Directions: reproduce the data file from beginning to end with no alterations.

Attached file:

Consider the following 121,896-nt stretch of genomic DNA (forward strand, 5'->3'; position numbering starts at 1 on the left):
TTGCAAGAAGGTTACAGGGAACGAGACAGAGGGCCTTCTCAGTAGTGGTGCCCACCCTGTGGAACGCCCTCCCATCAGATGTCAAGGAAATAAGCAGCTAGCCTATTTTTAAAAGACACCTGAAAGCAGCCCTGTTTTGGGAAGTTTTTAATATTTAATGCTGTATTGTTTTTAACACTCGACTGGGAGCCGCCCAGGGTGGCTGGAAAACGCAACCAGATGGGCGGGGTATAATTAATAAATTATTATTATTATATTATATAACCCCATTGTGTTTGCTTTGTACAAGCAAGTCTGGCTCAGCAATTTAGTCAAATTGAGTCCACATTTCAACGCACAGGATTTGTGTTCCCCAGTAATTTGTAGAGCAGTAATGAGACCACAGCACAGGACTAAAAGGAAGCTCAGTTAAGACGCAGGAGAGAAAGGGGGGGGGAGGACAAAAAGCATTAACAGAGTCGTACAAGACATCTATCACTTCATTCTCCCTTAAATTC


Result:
Consider the following 121,896-nt stretch of genomic DNA (forward strand, 5'->3'; position numbering starts at 1 on the left):
TTGCAAGAAGGTTACAGGGAACGAGACAGAGGGCCTTCTCAGTAGTGGTGCCCACCCTGTGGAACGCCCTCCCATCAGATGTCAAGGAAATAAGCAGCTAGCCTATTTTTAAAAGACACCTGAAAGCAGCCCTGTTTTGGGAAGTTTTTAATATTTAATGCTGTATTGTTTTTAACACTCGACTGGGAGCCGCCCAGGGTGGCTGGAAAACGCAACCAGATGGGCGGGGTATAATTAATAAATTATTATTATTATATTATATAACCCCATTGTGTTTGCTTTGTACAAGCAAGTCTGGCTCAGCAATTTAGTCAAATTGAGTCCACATTTCAACGCACAGGATTTGTGTTCCCCAGTAATTTGTAGAGCAGTAATGAGACCACAGCACAGGACTAAAAGGAAGCTCAGTTAAGACGCAGGAGAGAAAGGGGGGGGGAGGACAAAAAGCATTAACAGAGTCGTACAAGACATCTATCACTTCATTCTCCCTTAAATTC